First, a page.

On the walking mountain

On maps it is called Rabbit Mountain, a sloping hill about twenty minutes north of Boulder. But when the interpretive kiosks mentioned this mountain’s habit of walking—three miles away from its companion foothills over recent eons, thanks to a maze of small seismic faults in the area—I was hooked on its other name. A walking mountain. Cool.

We headed out one morning this week, our lunches packed, to enjoy warm sunshine while we could. (In Colorado, March warmth may not last long; a foot of snow can follow within hours.) The air was hazy, but a little ways up the Eagle Wind Trail, the snowcapped peaks of the Continental Divide became visible:

Rocks decorated richly with lichen kept us company, along with prickly pear plants newly fattened with moisture after their winter survival act of withering almost to nothing. In another couple months they’ll be bursting with yellow flowers.

We were hoping to see wildflowers. It was, after all, the first week of spring! The earliest flowers would appear on south-facing slopes, which meant we’d have to head to the far, south end of this four-mile loop. This was a birthday hike, and I felt lazy. Surely there would be a few wildflowers before we reached the far end.

About a mile into the hike, we stopped for lunch next to a grizzled pine that for many years now has been resisting the wind’s efforts at uprooting. From its twisted and exposed roots it reclines along the ground, resting the bulk of its weight on the earth while its branches and needles look fresh and lively. The sumac bush in the foreground is just now springing fresh green leaves:

After lunch, because we’d seen no wildflowers yet, we decided to go for it—we’d commit to the full four miles. Some splendidly painted lavender and purple rocks surprised us near the far end of the loop:

And then there was this spectacular snag:

We were rounding the turn now. Would there be no wildflowers? I had my eyes fixed on the horizon when I heard my sweetie behind me: “What have we here?” There they were, nestled close to the ground, some early Easter daisies, also called Townsend’s daisies (Townsendia hookerii):

Followed soon after by some spring beauties (Claytonia lanceolata):

Ahhh! The first wildflowers of the season. I could go home happy.

By afternoon the air had cleared, and the far side of the loop brought us some expansive views of Longs Peak (14,259′) and Mount Meeker (13,911′) , just a dozen miles away as the crow flies. The Arapaho people who lived here called these peaks the Twin Guides because they were used to guide travelers home to this area. The two are so close that it has never made sense to me why their English names are not more closely related. Twin Guides it is:

The day was complete. We were nearly out of water. Bodhi had stopped pulling forward excitedly and was now stopping to rest every chance he got. We took a quick breather in the shade before heading down to the car and home. Here we are, on my fifty-fourth birthday:

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11 Responses to On the walking mountain

  1. I enjoyed your blog on Rabbit Mountain. It’s one of my favorite close places to hike. As for the names of the two mountains not being related, there is a bit of connection, in that both are named for early Colorado explorers: Stephen Long and Nathaniel Meeker, the latter an Indian agent who was killed by the Utes.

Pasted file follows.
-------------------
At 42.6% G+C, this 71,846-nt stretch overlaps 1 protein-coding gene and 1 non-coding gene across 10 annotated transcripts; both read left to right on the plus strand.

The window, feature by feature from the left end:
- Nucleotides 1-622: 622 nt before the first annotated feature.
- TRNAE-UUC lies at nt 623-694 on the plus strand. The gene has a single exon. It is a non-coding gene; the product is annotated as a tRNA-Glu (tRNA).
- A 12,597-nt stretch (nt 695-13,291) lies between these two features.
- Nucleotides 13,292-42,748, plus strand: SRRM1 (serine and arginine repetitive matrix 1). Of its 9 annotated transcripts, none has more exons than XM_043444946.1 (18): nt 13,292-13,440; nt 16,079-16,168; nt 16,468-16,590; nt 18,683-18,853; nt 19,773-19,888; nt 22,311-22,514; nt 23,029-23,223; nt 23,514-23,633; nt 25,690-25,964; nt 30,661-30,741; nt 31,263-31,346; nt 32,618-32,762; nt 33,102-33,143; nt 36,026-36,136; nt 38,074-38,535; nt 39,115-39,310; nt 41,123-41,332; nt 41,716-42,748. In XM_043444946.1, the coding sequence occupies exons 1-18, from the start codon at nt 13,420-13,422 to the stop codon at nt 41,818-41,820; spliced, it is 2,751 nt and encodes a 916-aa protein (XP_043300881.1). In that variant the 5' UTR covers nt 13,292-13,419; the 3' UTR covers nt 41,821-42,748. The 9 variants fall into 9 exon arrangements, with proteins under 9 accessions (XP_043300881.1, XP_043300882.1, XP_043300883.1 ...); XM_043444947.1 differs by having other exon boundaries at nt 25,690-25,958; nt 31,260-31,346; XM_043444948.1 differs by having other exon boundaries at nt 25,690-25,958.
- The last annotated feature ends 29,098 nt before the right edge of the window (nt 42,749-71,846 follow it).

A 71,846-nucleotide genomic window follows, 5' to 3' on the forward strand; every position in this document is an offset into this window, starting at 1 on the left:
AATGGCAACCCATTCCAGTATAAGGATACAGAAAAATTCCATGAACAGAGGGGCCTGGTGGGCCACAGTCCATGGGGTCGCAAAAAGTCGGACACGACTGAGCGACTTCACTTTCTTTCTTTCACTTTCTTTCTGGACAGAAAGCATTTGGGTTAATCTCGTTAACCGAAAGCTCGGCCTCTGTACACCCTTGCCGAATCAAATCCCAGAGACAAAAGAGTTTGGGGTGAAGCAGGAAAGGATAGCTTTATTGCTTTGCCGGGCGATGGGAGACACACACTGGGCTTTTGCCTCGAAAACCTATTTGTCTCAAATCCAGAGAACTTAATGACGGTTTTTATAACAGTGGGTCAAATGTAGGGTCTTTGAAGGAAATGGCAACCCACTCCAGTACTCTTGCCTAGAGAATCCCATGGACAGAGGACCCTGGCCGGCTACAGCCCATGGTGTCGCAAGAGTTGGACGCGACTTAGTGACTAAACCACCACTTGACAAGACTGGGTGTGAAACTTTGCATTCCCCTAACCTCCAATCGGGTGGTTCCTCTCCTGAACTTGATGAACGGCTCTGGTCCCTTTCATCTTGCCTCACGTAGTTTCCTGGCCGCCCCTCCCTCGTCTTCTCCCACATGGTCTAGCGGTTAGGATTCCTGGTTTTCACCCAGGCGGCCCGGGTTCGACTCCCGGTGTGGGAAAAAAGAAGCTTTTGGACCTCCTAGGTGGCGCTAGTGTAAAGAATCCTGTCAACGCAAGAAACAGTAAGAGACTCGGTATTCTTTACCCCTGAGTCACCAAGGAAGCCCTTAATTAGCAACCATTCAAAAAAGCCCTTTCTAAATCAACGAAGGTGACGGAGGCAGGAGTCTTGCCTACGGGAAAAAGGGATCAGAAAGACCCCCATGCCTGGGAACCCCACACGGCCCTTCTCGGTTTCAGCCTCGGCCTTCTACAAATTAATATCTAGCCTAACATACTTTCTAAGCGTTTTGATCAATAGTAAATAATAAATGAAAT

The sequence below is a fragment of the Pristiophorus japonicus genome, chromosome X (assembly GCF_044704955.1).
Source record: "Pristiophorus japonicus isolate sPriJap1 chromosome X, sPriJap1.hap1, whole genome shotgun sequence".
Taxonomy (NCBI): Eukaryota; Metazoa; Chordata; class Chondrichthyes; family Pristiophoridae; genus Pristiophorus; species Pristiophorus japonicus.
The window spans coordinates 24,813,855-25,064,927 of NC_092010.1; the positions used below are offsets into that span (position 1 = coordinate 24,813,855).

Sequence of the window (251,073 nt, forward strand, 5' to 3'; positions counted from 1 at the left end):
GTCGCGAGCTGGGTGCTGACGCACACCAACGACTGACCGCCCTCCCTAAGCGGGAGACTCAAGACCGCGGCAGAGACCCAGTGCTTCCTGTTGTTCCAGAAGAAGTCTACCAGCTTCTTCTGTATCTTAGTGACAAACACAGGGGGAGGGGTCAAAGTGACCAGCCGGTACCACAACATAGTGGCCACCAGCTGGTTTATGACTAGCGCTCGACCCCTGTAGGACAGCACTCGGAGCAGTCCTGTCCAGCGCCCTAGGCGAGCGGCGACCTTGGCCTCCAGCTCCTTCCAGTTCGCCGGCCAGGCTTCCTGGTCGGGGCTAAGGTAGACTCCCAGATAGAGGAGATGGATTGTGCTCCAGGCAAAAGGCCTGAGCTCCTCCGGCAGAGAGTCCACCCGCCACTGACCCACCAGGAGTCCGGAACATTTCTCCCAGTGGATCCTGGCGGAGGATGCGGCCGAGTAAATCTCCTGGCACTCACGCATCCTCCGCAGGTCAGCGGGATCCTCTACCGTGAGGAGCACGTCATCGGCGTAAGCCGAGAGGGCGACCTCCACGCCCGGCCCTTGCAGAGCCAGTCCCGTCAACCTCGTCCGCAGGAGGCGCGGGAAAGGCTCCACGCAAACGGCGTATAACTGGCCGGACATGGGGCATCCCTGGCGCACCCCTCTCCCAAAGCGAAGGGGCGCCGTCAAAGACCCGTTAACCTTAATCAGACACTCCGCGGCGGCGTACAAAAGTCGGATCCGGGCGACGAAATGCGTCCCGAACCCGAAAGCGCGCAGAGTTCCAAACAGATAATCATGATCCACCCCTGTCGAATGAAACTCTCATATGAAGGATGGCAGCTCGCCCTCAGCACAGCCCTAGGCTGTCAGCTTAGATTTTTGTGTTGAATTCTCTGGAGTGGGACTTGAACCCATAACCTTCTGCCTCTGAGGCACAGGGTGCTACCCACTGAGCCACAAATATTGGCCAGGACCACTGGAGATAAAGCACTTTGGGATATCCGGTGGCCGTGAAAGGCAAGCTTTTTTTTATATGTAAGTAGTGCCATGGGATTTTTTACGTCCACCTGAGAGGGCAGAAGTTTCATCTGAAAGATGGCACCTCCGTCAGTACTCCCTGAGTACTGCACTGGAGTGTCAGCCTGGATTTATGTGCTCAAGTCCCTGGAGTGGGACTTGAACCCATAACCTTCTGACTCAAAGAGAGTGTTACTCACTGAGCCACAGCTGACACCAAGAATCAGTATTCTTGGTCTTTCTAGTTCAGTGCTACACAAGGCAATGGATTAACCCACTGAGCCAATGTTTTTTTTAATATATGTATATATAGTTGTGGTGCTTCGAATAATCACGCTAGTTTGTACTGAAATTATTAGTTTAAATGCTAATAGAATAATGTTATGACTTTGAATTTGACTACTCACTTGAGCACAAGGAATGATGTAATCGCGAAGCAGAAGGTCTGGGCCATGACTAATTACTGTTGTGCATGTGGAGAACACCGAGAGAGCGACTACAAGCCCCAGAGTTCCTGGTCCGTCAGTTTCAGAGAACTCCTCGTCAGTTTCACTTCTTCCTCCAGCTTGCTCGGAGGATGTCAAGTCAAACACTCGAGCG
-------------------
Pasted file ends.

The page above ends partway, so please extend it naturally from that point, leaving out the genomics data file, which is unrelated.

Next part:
• Priscilla Stuckey, PhD says:March 28, 2011 at 9:33 am

      Thanks for the bit of history; it sent me to Wikipedia to find out more about these two men. Now I REALLY prefer the Twin Guides name. It’s place based; it celebrates the land instead of the men who worked to conquer it, such as those, like Meeker, who tried to coerce the people living here to conform to European lifestyles. It’s also a name that takes account of the two mountains at once, which is how they appear to the viewer; it makes sensory sense.

  2. Priscilla, thank you for sharing more of your beautiful Colorado experiences. And happy belated birthday! What a wonderful way to greet another spring and celebrate another year!

  3. Priscilla,

    Being a fan of the Apukunas (the spirts that inhabit mountains), I love the concept of a walking mountain! I always suspected it of some.

    The wildflowers are stunning and I’m so thankful that you captured them on film. The heart rouses with such beauty.

    Melanie Mulhall

  4. Joan Calcagno says:March 29, 2011 at 6:33 pm

    Hi Priscilla, Happy Birthday!!! I loved reading about your day and seeing the photos!

    • Priscilla Stuckey, PhD says:March 29, 2011 at 6:42 pm

      Hi, Joan! Great to see you here. Thanks for dropping by.

  5. Ellen Orleans says:April 5, 2011 at 9:45 pm

    I also took a birthday walk on Rabbit Mountain a few weeks ago! I hiked the Little Thompson Overlook trail, which I’d never walked before and saw some amazing frame-shaped red intrusions in the rocks. I took photos of them but am curious as to what geological circumstance would cause them to appear like that.

    So many mysteries in our hills!

    • Priscilla Stuckey, PhD says:April 6, 2011 at 3:55 pm

      I look forward to exploring that trail too. We need a geologist to explain the red markings in the rocks! Happy birthday, Ellen.

  6. Priscilla,

    Happy 54th birthday. How can that be? You are as glowing as ever. I see that you are connected with my blogging buddies Sharman Apt Russell and Susan Tweit. I admire how you’re bringing together your passions for nature, spirit, activism, and writing.

    You, go Girl!

    Janet Riehl

  7. Yes, mountains really do “walk,” shifting locations like everything living! I delighted in your birthday hike, in search of wildflowers, and appreciated the vivid photos that further illustrate the nature-loving sensibility we share.

  8. Wow! Walking on a walking mountain. And what treasures you found! You truly had a wonderful birthday!!